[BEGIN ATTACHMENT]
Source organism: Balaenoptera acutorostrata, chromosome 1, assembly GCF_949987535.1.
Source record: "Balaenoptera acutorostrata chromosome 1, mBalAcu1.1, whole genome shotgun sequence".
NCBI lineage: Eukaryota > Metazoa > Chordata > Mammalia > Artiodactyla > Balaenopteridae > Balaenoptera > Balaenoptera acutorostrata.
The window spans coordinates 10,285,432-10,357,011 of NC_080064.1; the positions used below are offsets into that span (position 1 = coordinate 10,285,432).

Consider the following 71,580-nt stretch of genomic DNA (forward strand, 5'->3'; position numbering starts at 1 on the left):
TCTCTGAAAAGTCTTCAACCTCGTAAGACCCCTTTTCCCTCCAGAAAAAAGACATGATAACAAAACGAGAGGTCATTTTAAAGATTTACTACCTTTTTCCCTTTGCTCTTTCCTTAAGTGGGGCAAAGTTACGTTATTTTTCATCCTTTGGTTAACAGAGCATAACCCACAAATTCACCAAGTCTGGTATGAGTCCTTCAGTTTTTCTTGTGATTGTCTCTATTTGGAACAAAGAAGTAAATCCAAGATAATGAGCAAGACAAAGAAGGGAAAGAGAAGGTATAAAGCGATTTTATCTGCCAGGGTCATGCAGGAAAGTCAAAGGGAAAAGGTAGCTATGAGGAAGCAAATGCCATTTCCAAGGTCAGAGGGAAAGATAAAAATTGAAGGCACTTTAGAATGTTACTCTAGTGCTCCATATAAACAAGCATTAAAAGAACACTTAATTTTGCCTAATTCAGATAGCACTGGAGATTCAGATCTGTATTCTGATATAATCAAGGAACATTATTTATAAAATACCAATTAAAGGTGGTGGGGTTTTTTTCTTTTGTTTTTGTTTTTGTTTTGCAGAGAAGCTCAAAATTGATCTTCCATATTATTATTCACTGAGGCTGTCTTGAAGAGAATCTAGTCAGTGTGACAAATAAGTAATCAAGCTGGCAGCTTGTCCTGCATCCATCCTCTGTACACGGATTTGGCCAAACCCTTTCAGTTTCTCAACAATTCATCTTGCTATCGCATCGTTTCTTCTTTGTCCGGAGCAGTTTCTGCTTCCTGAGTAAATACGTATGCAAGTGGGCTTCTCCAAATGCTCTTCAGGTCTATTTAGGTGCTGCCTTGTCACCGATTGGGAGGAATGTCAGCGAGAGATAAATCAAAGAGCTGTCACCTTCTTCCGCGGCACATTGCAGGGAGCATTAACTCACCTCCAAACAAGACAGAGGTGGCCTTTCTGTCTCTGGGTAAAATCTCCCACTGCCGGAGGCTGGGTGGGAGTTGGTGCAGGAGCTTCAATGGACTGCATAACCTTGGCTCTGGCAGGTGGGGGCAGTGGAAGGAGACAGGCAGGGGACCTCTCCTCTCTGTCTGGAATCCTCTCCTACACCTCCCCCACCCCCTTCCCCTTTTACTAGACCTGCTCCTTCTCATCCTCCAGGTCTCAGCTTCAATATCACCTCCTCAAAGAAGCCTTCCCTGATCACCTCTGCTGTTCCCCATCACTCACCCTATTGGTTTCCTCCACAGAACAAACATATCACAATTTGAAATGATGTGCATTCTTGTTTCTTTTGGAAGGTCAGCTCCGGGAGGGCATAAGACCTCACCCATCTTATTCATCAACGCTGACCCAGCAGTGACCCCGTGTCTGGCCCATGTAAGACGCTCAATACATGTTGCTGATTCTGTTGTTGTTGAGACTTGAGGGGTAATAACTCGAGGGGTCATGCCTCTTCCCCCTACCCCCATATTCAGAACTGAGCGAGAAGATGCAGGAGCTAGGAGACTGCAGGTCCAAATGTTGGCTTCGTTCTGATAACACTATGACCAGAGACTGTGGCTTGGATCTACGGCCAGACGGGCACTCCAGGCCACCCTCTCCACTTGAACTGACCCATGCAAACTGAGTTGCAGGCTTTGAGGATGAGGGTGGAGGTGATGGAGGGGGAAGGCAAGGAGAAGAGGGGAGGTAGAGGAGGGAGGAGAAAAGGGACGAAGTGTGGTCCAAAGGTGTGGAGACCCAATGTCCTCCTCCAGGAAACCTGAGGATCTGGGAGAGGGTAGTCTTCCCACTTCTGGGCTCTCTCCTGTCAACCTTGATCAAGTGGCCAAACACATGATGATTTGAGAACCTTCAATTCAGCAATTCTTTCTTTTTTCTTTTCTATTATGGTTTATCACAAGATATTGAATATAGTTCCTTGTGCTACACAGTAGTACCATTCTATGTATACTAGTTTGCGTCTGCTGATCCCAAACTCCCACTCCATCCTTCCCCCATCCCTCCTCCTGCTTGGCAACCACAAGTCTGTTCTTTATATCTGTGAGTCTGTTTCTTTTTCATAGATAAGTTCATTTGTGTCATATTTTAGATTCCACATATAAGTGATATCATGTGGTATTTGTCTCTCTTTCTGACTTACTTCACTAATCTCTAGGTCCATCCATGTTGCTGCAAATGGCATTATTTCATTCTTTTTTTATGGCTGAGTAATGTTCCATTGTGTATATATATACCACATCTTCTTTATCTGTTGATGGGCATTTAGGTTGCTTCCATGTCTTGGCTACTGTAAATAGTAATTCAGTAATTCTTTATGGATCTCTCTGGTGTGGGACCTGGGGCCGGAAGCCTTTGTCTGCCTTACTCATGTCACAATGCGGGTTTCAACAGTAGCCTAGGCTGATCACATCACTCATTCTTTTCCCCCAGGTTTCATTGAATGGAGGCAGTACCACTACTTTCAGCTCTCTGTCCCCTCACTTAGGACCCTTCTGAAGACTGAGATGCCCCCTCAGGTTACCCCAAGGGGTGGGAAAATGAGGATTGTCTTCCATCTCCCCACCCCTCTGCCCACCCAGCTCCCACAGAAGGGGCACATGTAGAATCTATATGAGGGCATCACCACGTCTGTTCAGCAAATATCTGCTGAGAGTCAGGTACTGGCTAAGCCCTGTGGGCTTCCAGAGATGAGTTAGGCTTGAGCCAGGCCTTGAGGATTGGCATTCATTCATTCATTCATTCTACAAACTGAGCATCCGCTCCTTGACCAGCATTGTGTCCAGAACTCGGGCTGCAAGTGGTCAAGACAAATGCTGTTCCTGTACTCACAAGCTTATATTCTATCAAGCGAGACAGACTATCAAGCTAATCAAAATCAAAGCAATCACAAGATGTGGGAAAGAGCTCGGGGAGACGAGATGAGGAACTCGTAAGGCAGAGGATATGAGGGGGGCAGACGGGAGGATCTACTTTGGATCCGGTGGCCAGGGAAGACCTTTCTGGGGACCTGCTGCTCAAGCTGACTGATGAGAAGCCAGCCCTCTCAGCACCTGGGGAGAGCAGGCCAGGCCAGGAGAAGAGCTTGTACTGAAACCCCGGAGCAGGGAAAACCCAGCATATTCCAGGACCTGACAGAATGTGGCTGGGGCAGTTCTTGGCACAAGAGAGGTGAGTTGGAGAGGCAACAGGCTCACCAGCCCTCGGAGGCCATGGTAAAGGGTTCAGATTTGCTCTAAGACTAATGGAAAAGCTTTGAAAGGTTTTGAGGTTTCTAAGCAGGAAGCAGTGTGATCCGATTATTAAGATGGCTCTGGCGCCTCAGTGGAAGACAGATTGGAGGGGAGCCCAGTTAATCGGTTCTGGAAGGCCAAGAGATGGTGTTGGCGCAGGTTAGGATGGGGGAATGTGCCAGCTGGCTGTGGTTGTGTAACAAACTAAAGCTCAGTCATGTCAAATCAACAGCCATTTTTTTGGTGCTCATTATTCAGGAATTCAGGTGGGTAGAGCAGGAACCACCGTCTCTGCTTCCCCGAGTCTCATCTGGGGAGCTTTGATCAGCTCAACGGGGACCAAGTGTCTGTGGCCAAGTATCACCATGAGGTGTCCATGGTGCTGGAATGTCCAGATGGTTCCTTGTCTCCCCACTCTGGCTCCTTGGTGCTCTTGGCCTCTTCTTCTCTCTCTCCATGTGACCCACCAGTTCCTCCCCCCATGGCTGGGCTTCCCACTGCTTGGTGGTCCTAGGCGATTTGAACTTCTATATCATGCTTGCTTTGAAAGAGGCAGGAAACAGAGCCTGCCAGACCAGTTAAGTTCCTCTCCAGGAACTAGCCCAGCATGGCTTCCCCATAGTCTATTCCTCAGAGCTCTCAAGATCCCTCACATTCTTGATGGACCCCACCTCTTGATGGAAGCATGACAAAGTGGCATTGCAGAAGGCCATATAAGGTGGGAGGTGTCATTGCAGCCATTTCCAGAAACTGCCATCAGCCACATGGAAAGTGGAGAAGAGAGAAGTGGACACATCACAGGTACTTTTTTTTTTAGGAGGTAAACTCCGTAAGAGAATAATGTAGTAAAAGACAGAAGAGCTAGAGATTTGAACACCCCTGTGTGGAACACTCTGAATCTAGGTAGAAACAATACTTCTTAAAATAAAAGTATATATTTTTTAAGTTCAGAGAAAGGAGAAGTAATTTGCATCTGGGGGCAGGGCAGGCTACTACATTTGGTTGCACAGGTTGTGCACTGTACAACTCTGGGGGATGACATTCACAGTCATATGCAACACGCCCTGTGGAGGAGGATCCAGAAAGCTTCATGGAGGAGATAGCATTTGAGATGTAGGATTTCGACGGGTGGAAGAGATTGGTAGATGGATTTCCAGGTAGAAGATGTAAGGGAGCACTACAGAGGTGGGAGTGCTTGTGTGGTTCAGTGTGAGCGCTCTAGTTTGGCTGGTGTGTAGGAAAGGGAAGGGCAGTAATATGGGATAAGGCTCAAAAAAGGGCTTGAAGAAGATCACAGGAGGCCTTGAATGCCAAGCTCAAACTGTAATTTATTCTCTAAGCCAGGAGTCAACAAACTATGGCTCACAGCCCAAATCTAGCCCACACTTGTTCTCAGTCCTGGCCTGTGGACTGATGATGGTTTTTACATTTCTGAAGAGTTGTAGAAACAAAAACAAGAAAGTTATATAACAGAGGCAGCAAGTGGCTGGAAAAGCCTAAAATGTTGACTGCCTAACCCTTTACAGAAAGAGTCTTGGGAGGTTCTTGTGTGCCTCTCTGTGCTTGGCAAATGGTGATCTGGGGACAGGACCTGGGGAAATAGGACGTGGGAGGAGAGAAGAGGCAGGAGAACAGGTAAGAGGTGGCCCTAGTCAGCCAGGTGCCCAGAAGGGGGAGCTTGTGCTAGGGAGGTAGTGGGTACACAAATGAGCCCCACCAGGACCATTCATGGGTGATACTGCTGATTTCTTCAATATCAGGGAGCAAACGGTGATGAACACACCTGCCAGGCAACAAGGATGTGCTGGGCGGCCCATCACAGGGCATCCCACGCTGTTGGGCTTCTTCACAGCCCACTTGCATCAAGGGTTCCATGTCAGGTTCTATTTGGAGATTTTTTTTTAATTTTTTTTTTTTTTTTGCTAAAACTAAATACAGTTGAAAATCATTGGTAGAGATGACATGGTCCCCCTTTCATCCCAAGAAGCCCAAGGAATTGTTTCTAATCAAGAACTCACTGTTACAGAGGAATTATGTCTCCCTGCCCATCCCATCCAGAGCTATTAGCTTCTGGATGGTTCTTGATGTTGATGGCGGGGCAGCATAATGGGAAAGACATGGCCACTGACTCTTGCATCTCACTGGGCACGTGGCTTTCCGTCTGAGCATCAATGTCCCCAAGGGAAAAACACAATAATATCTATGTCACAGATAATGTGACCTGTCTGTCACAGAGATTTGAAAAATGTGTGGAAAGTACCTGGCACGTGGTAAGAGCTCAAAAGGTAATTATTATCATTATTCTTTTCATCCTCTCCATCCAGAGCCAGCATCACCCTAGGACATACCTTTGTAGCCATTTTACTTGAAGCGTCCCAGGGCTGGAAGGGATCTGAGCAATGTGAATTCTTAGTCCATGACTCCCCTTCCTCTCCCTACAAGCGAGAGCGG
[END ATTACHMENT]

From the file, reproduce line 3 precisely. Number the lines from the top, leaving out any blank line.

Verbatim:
NCBI lineage: Eukaryota > Metazoa > Chordata > Mammalia > Artiodactyla > Balaenopteridae > Balaenoptera > Balaenoptera acutorostrata.